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. Glacial formations and drainage features of the Erie and Ohio basins. iguration of the old channel, as shown in fig. 6, will add to the force ofthese considerations. An objection to the northwestward outlet may perhaps seem to bepresented by deposits of gravel which occur along the Allegheny Valleybetween the niouth of French Creek and the mouth of the Clarion. Inseveral places, notabl) at the bends of the river at Brandon, at a point 2miles below Brandon, at Kennerdell, at Blacks (Winter Hill station), andat Emlenton, there are deposits on the face of the gorge extending fromnear the rivers

. Glacial formations and drainage features of the Erie and Ohio basins. iguration of the old channel, as shown in fig. 6, will add to the force ofthese considerations. An objection to the northwestward outlet may perhaps seem to bepresented by deposits of gravel which occur along the Allegheny Valleybetween the niouth of French Creek and the mouth of the Clarion. Inseveral places, notabl) at the bends of the river at Brandon, at a point 2miles below Brandon, at Kennerdell, at Blacks (Winter Hill station), andat Emlenton, there are deposits on the face of the gorge extending fromnear the rivers Stock Photo
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The Reading Room / Alamy Stock Photo

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2AGE9TF

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7.1 MB (571.1 KB Compressed download)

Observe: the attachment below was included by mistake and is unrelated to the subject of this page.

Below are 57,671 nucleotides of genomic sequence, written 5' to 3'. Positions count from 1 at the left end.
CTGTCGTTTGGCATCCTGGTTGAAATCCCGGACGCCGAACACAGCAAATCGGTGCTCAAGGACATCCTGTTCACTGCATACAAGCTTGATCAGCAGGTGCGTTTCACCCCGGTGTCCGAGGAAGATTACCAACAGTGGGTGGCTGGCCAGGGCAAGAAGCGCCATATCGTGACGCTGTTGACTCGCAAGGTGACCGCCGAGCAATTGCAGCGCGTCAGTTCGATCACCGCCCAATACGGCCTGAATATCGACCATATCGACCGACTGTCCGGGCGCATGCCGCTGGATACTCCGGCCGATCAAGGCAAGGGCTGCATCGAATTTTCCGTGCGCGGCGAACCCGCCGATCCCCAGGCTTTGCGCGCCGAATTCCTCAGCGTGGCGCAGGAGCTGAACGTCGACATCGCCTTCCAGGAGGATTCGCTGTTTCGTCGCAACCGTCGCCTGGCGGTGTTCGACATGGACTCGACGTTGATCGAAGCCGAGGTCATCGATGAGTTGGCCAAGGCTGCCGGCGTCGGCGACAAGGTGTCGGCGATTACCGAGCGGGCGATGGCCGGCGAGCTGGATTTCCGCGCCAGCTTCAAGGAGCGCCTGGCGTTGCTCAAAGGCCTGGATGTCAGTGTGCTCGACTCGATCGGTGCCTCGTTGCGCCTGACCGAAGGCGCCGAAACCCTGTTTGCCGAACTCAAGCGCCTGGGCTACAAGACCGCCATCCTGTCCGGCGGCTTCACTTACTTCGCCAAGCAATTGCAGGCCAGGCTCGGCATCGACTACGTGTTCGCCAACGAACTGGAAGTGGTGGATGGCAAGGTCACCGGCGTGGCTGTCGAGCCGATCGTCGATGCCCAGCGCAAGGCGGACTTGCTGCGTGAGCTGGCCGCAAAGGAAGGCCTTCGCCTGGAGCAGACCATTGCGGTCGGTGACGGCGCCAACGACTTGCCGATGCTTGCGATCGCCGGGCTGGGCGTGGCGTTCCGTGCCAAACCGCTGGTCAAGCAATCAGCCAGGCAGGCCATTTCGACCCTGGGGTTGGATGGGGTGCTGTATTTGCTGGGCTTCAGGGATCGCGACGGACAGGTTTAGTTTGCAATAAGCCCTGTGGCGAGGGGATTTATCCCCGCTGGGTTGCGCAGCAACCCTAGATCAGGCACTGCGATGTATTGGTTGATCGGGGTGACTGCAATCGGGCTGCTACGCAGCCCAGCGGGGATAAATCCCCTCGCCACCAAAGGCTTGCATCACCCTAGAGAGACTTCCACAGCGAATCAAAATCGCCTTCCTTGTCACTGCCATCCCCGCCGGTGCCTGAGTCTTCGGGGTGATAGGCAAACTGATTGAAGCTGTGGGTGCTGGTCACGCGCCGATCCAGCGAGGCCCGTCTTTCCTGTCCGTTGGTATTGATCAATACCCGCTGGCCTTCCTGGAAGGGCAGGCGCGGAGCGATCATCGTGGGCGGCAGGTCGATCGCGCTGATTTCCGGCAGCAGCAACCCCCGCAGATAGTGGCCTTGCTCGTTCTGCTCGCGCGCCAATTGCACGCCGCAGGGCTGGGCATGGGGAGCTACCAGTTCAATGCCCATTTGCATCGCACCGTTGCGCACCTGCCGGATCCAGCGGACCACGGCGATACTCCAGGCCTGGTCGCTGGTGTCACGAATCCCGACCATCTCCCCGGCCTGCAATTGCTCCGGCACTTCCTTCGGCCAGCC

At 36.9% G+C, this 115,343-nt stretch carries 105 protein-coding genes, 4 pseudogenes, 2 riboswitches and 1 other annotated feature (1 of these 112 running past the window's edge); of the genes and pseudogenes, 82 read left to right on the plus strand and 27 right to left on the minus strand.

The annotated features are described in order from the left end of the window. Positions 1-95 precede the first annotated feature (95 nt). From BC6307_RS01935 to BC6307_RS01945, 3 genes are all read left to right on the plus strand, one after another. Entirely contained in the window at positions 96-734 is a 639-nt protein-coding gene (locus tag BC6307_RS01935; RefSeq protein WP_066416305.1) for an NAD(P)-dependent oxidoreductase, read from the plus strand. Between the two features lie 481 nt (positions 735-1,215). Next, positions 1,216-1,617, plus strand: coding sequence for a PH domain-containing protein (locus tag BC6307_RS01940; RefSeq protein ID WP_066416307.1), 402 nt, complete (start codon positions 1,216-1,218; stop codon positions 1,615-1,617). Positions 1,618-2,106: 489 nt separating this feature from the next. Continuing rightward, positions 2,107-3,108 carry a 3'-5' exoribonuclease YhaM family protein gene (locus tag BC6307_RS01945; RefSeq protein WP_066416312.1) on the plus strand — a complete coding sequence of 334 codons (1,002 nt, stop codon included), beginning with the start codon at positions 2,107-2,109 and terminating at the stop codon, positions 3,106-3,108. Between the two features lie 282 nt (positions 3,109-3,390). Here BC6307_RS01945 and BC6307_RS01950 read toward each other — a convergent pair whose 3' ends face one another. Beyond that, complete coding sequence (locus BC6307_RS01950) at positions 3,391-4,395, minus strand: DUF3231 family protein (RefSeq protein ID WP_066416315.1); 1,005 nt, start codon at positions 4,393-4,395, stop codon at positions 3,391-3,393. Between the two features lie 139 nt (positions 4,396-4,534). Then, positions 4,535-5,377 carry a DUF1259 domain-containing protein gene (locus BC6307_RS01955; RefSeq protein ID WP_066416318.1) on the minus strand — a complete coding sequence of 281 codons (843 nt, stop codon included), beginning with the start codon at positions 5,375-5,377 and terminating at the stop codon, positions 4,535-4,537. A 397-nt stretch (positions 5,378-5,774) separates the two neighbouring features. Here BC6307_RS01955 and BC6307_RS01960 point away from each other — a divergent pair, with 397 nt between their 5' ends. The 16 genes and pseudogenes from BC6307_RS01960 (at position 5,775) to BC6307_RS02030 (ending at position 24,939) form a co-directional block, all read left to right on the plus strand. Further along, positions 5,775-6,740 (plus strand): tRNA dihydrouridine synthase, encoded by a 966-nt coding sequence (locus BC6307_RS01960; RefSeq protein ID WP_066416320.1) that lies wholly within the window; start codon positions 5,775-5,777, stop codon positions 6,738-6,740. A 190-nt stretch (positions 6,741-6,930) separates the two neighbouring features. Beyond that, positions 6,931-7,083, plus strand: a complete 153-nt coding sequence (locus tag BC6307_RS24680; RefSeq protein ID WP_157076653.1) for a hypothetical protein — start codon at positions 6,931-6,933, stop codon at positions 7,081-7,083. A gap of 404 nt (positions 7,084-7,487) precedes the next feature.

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1286 x 1943 px | 21.8 x 32.9 cm | 8.6 x 13 inches | 150dpi

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. Glacial formations and drainage features of the Erie and Ohio basins. iguration of the old channel, as shown in fig. 6, will add to the force ofthese considerations. An objection to the northwestward outlet may perhaps seem to bepresented by deposits of gravel which occur along the Allegheny Valleybetween the niouth of French Creek and the mouth of the Clarion. Inseveral places, notabl) at the bends of the river at Brandon, at a point 2miles below Brandon, at Kennerdell, at Blacks (Winter Hill station), andat Emlenton, there are deposits on the face of the gorge extending fromnear the rivers edge up to heights of 200 to 300 feet or more above thestream. The occurrence of this gravel at low levels can not be accountedfor by creeping or landslides, since in some places, notably at Kenneidelland 2 miles below Brandon, the gravels show clearly by their situation andbedding that they have not been disturbed since the stream deposited them.We are not, however, reduced to the one interpretation that the valley had U. S. GEOLOGICAL SURVEY MONOGRAPH XLI PL. VIII. Prom Second Geological Survey orPennaylvaJiiaRejiorHn. PL 18.1880J.E LESLEY, State Geologist. OLD MIDDLE ALLEGHENY DRAINAGE SYSTEM. 137 been opened to its present depth and had southward drainage before thebeginning of the glacial period. These gravels are in every observedcase situated on sloping points on the inner curves of sharp bends in theriver. At such places a stream works outward as well as downward, therebeing erosion on the outer curve and liability of deposition on the innercurve. It is to be expected, therefore, on the hypothesis that the streamhas greatly deepened its channel since the ice invasion, that such depositsshould be present, and these deposits do not, it is thought, necessarilyoppose the hypothesis of former northwestward drainage, nor that of greaterosion since the beginning of the Glacial epoch. Concerning the line of discharge for the Middle Allegheny from nearMeadville to the Lake Erie

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